I’m not going to debate retention v. marketing because many people think only about sales and marketing, they don’t think in terms of customer service and developing relationships for the long-term.

So for any marketers out there, here’s some customer retention advice on mindset, strategies, key questions from the marketing perspective:

  • When considering retention, think of your customer as an individual person – not a group. Communicate with them as an individual, not as a market segment. If you’ve ever had a company for whom you’ve been a long-term customer market to you like you’re a prospect, that company abdicated their relationship with you for the ease of pushing products.
  • When developing strategies, focus on the concept of what you need to do to still have this customer in 1-2 years. In other words, what would you need to do – and when would you stage those actions – over the next 1-2 years? Companies who think short-term, often come across as doing things in their best interest, not in terms of what’s best for the customer.
  • When communicating with them, first know how they want you to communicate with them (not how you want to communicate with them). I’ve oftentimes received multiple sales telephone calls and just let the machine pickup, never to return their call. However, if they would have e-mailed me in a personal way, I’ll always respond, even if not interested at that time.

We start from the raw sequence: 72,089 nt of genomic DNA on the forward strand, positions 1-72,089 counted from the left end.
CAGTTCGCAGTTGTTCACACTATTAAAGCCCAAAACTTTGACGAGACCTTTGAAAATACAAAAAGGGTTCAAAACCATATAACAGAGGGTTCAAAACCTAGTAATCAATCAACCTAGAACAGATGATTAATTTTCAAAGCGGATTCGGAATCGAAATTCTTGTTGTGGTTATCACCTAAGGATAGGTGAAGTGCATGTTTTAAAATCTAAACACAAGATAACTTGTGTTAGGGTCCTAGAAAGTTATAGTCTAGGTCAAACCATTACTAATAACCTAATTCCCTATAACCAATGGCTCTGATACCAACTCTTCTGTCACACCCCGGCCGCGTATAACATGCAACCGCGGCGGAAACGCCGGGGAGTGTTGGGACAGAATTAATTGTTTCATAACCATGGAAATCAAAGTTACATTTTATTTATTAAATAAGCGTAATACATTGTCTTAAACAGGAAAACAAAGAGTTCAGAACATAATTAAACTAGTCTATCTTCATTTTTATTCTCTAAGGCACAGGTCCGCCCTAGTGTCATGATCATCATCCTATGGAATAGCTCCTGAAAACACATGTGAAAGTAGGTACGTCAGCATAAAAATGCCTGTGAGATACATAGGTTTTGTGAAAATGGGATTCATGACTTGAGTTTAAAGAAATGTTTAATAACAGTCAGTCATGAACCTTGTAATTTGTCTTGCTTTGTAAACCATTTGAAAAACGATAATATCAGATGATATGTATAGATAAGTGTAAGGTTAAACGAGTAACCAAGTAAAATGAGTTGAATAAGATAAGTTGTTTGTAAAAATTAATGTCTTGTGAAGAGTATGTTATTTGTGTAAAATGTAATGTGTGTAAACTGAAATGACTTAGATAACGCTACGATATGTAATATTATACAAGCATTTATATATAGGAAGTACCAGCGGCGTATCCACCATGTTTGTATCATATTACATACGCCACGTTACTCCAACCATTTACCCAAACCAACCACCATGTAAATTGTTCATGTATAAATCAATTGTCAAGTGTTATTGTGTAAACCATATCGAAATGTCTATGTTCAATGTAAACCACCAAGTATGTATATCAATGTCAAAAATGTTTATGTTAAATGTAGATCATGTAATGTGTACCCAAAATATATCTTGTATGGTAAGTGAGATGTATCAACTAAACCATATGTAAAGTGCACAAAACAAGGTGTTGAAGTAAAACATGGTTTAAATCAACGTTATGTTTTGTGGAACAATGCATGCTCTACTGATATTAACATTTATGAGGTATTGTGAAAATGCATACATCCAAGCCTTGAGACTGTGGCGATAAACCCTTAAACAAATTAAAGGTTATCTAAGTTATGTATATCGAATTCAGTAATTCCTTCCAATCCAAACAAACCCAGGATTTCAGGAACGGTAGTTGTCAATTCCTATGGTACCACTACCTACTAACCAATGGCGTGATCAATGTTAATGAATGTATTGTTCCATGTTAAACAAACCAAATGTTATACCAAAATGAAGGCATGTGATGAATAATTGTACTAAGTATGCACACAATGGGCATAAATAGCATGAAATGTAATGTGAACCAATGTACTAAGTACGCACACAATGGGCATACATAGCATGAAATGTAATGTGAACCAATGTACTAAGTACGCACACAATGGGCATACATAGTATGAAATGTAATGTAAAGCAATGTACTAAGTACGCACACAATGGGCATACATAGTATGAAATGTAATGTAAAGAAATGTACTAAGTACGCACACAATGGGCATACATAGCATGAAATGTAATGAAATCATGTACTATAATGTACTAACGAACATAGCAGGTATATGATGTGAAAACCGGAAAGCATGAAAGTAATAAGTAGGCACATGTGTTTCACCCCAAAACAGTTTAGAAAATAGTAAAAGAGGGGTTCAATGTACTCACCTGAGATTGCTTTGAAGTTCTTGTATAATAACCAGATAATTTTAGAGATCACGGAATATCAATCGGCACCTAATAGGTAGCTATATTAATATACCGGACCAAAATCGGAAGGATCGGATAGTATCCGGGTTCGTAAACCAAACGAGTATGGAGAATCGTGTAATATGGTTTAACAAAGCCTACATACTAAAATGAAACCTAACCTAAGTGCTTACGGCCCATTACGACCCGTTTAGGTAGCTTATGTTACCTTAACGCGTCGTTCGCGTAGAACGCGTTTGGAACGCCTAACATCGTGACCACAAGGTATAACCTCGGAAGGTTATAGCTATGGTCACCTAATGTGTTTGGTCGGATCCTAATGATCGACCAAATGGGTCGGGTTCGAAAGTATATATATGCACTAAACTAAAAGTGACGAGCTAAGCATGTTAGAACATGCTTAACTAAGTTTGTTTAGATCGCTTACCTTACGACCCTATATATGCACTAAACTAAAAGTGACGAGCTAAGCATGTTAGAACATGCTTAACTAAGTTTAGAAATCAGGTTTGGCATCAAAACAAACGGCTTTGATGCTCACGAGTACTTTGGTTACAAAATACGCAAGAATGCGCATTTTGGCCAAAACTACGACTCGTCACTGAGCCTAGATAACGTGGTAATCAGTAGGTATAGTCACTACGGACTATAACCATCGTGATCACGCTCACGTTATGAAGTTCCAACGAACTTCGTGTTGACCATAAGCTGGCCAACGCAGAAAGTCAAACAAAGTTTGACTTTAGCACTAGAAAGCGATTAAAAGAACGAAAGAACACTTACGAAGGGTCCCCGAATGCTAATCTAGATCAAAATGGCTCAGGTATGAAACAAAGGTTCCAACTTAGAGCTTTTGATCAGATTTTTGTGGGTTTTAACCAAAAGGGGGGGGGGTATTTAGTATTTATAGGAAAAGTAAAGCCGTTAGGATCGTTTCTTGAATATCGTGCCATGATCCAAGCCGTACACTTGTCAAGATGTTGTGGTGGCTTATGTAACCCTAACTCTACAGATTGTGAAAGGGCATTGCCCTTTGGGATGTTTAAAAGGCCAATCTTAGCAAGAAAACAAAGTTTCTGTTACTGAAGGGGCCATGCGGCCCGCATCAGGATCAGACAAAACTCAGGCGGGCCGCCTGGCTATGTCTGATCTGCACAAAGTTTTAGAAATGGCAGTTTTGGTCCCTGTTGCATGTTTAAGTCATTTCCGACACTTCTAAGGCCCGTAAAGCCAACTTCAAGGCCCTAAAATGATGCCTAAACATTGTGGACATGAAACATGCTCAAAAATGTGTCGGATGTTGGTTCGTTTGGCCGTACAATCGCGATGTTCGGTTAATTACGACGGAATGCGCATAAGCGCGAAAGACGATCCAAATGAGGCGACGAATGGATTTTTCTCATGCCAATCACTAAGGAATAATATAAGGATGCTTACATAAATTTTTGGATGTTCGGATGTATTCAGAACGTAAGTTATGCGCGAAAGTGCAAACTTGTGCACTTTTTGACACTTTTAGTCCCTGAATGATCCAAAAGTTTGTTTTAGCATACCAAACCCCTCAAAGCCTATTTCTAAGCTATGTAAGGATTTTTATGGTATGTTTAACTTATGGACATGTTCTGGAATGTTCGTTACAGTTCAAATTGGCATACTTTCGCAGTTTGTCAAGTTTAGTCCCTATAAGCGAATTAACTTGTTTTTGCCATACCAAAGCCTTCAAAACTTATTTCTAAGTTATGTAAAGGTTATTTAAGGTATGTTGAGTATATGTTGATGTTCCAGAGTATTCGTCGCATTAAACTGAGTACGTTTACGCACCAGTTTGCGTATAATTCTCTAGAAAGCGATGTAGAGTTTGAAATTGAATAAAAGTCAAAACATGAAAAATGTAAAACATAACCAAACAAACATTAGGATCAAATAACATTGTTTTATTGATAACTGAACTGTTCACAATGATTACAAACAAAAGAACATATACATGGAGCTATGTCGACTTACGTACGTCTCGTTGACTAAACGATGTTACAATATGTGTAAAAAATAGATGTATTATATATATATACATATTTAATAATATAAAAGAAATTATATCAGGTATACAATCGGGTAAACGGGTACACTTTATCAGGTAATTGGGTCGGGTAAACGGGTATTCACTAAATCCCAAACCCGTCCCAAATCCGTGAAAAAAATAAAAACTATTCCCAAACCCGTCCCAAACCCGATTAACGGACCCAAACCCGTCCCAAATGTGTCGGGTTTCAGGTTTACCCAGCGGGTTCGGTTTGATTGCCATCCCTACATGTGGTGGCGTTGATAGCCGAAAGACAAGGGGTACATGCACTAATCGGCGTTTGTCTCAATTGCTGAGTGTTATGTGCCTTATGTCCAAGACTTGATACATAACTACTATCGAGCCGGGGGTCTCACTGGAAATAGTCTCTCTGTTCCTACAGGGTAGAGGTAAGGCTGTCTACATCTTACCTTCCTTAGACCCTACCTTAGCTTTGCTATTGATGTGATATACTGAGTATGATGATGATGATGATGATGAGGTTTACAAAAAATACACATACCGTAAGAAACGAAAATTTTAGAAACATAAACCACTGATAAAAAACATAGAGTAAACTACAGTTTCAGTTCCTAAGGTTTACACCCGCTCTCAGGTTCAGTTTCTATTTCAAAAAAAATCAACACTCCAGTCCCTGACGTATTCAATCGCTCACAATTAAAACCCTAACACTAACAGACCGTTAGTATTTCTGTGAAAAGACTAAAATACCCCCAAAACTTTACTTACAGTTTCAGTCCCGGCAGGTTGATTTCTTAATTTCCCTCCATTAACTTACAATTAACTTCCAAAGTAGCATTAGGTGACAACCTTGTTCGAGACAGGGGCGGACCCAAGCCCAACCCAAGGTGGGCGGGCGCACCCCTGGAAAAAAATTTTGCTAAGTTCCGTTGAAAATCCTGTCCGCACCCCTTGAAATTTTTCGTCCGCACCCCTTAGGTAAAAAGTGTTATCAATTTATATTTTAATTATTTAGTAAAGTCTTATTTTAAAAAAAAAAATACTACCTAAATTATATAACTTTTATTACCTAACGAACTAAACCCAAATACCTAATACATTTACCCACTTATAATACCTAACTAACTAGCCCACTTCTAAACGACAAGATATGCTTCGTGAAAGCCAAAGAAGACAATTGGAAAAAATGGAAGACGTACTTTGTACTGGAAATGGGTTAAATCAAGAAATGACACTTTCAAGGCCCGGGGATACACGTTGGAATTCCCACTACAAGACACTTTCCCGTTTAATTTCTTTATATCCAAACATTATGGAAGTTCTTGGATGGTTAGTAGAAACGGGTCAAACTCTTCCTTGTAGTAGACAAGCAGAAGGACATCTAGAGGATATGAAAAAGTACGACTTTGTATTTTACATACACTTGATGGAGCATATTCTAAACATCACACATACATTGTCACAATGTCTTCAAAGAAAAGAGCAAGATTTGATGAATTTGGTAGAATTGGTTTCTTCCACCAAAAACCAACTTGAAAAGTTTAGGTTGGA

• Communicate with them in their preferred frequency of communication. Some people will opt-out of e-mail campaigns coming at them 3-5 times per week (especially since they’re typically just sell-related), but they won’t opt-out if it’s once every 1-2 weeks and/or if there’s a mix of sales and more educational communications.
  • View a customer as a supplier of information to you – the information you need to retain and sell them. Don’t think “push” first; think “pull” first – spend more of your research strategy in getting to know them, asking questions and pulling information from them (especially at the start of the relationship) than pushing offers to them.
  • Base your decisions on their personal retention drivers; base your strategies on them as individuals. If you know why one customer will stay with you, address it. We conducted research for a client that noted that first-time customers who are likely to renew annual contracts are actually interested in upsell opportunities, but a high percentage of first-time customers are not likely to renew. You can’t do much with that general information, but since we knew which customers had which inclinations, we could recommend to whom to market and to whom to take a service recovery/retention approach.

If you’re a marketer, customer retention is for you – just know through what lens to look to create your marketing strategies.